How are aquatic invertebrates adapted for gas exchange?

Authors Avatar

How are aquatic invertebrates adapted for gas exchange?

Some of the invertebrates that were observed had a large surface area to volume ratio like the flatworm, which was found close to rocks in shallow areas. The flatworms are able to flatten themselves, which increases the surface area meaning there is less distance internally in the flatworm meaning the amount of diffusion is reduced.

In deeper areas of the river oxygen is in short supply so when the organisms go the surface maximum oxygen needs to be collected. This can be done by the use of hairs called plastrons on the under side of the abdomen to collect an air bubble from the surface so the organisms can return to the depths of the water and use the oxygen it has collected until it runs out. This sort of adaptation can be found on water beetles such as platambus maculates.

There were some aquatic invertebrates that have tracheal gills that are seen by the small plates on the side off the organism with are linked to the tracheal system. An example of an aquatic invertebrate with this adaptation is the stonefly nymph, which was located in deep areas of slow moving water as it can get the oxygen it needs through this form of gas exchange.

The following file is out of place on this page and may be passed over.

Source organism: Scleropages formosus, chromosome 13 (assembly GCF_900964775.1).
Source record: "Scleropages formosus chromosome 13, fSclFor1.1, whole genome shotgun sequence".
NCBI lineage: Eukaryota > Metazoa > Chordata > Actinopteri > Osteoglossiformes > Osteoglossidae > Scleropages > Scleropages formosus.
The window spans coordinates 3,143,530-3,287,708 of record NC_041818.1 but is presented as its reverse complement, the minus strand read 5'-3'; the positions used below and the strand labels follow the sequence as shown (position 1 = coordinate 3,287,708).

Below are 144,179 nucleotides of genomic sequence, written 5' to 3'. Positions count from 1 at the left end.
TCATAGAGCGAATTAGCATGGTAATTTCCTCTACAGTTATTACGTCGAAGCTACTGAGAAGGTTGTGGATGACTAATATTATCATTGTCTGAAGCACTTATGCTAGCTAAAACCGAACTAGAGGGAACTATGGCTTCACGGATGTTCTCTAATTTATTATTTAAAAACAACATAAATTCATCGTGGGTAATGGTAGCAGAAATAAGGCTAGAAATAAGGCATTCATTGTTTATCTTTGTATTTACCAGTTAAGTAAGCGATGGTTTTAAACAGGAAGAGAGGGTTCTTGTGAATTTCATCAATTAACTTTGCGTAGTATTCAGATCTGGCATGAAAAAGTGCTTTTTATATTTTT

Join now!

There were also organisms that had a circulatory system meaning that the oxygen they need is quickly transported via the blood that has obtained the oxygen by diffusion. The surface area to volume ratio also contributes to the high oxygen levels taken in. This adaptation was in the leeches that were observed where there is a steep diffusion gradient to supply the organism with oxygen to diffuse to the capillaries to the rest of the body; the oxygen is obtained from the oxygen rich water around the leech that is diffusion through the permeable and very thin skin.  

Some ...

This is a preview of the whole essay

Here's what a teacher thought of this essay


This essay takes a brief look at the various adaptations that exist in aquatic invertebrates which enable them to obtain oxygen from their environment. It is largely based on observations made by the student of stream invertebrates and these first-hand observations lend the essay added interest. However, the essay suffers from a lack of detail and leaves the reader asking a lot of questions. Species names are frequently omitted and the design features of each adaptation are omitted from the discussion. In what way is the skin of a leech ideally suited to gas exchange? How are tracheal gills designed to exchange gases efficiently? Where does the syphon on a drone fly larva actually deliver the oxygen to? And are the lungs of snails like our own? Adaptation is inextricably linked to design, and without describing the design of structures, it is difficult to understand how they adapt the organism to a particular habitat. Finally, both an introduction and summary are needed to give the essay some shape. 3 stars